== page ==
Footprint climbs Biotecture’s green wall at Edgware Road Station
As part of Green Sky Thinking, Footprint attended a seminar hosted by Tim Wraight, operations manager at Biotecture. Over twenty professionals attended the event, which covered the construction process and watering system of the green wall.
Commissioned by Transport for London back in 2011, the 180m² south-facing wall of Edgware Road Station was clad to test its ability to remove pm10 pollutants from the air.
The substructure consists of vertical timber cladding rails at 1200mm centres, attached to the wall via stainless steel angle brackets fixed into the existing brickwork. Ecosheet backing board is then fixed to the cladding rails. Plants were installed at the very end stage to avoid all potentially hazardous works. The plants were pre-grown vertically in a modular hydroponic system with nutrients provided through irrigation channels enabling long-term, stable conditions for them to flourish, while also reducing pest risks.
Main characteristics of the system:
- Independent units of 600mm x 445mm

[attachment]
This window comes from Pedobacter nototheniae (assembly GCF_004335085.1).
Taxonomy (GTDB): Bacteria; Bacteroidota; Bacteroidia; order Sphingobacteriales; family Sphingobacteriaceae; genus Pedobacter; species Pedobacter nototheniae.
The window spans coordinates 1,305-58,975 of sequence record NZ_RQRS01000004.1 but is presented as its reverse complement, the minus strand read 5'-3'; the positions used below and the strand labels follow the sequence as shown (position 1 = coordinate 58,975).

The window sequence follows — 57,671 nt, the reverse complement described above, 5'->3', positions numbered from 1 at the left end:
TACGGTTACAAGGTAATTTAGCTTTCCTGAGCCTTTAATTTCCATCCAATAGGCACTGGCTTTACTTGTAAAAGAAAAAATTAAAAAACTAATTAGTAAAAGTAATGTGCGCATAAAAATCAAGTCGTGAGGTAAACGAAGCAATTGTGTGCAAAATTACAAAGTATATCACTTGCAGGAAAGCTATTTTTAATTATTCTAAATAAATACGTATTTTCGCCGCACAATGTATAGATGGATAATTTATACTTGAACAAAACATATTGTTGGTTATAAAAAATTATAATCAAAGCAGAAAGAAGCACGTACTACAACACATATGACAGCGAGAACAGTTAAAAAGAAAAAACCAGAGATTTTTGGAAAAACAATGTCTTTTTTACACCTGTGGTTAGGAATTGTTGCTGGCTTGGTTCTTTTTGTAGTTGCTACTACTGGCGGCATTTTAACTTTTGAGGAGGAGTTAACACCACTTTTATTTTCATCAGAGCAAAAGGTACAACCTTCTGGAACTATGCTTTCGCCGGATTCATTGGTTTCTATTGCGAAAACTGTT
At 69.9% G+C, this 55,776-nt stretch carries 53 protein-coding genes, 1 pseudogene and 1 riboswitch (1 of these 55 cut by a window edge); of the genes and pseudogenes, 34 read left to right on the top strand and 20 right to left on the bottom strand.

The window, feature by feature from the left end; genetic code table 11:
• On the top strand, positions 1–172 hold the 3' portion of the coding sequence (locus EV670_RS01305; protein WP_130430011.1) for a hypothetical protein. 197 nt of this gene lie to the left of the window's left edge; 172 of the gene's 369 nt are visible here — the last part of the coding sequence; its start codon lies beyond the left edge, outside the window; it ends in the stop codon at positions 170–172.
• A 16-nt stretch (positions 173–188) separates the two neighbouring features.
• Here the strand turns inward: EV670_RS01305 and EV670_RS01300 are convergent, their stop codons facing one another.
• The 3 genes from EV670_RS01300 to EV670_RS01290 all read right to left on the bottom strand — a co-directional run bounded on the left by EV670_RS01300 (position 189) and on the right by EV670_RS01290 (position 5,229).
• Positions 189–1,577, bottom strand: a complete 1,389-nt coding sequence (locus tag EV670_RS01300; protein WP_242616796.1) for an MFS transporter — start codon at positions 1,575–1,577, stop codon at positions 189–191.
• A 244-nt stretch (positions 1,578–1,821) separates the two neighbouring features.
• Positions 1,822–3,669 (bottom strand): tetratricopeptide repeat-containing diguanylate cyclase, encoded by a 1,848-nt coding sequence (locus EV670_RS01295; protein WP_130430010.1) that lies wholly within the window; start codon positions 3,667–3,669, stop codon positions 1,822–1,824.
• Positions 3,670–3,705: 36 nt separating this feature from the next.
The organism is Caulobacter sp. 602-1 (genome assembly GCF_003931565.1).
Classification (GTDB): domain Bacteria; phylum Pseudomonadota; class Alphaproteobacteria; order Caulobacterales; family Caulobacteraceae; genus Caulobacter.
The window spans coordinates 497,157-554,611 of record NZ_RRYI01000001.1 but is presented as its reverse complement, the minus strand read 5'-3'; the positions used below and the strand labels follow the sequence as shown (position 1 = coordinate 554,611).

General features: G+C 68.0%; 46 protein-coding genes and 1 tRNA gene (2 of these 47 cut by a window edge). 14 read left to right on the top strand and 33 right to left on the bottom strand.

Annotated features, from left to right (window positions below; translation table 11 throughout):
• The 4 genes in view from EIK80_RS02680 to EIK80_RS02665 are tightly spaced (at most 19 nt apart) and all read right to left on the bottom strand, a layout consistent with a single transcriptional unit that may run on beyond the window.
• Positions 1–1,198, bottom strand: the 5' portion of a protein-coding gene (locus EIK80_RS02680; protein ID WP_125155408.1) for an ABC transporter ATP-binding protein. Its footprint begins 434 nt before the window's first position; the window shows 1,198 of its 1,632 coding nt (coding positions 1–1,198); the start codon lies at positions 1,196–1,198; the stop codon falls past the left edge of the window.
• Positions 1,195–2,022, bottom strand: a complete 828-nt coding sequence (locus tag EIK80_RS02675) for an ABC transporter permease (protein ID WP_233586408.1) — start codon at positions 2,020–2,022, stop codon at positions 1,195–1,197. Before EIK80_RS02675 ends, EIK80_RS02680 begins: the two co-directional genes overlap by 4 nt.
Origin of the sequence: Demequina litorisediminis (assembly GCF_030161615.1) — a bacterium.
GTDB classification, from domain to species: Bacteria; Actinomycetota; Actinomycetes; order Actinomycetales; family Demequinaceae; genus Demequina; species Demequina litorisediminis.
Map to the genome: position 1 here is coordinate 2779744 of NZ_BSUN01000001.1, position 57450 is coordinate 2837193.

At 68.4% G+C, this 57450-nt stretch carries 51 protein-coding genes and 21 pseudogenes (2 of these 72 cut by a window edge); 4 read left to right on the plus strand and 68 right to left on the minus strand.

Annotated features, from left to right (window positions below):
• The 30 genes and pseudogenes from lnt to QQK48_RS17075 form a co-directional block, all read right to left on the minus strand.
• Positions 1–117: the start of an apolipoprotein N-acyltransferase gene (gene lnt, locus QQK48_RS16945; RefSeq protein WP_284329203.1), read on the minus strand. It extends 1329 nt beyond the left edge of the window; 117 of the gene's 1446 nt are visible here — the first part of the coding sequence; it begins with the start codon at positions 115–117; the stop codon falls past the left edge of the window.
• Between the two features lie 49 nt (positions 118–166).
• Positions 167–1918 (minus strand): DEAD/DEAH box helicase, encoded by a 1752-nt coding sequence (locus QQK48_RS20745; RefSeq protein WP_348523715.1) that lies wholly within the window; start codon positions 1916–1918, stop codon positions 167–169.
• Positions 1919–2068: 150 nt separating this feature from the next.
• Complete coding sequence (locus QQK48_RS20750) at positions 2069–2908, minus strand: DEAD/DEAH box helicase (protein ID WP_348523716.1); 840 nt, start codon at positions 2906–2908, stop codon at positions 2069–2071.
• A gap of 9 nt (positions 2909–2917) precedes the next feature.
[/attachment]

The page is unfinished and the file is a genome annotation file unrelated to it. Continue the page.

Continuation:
- Units irrigated by 4 drippers at 150mm spacing
- Construction cost: £600 - £800 per m2
- Hydroponic system
- Integrated design enables moisture control to reduce water consumption
- Includes sun resistant plants such as lavender, geranium and Stachys
- Modular system which allows quick construction
- The wall panels comprise horticultural rockwool manufactured by Grodan within a regenerated plastic case
- Each panel has capillary breaks for water descent control
Plants are irrigated with a remote control system at an average of 1 litre per m2 per day. Comparitive traditional planting bed systems require 3-4 litres per m2 per day.
Tim explains ‘there are three irrigation zones in Edgware Road with an annual average operation of 4 minutes per day per zone with annual pump running costs of £125.’
During the seminar Tim highlighted that these systems need to be carefully thought out from the beginning, in order to plan in maintenance and reduce costs. This particular wall has a warranty of 10 years and is controlled by remote sensing. Elevated work platforms enable easy access to the plants keeping the client’s maintenance costs down.
Funded by the government’s Clean Air Fund, Imperial College London is monitoring the wall to assess the selected plants for their ability to release oxygen and remove pollutants from the air. At one of London’s busiest junctions, the green wall will boost biodiversity along Edgware Road while reducing noise pollution. It is also predicted that evapotranspiration by the plants will reduce the temperature of the air, mitigating the urban heat island effect.
Should RIBA have an annual sustainability award?
Green Sky Thinking: TfL's Green Wall in Central London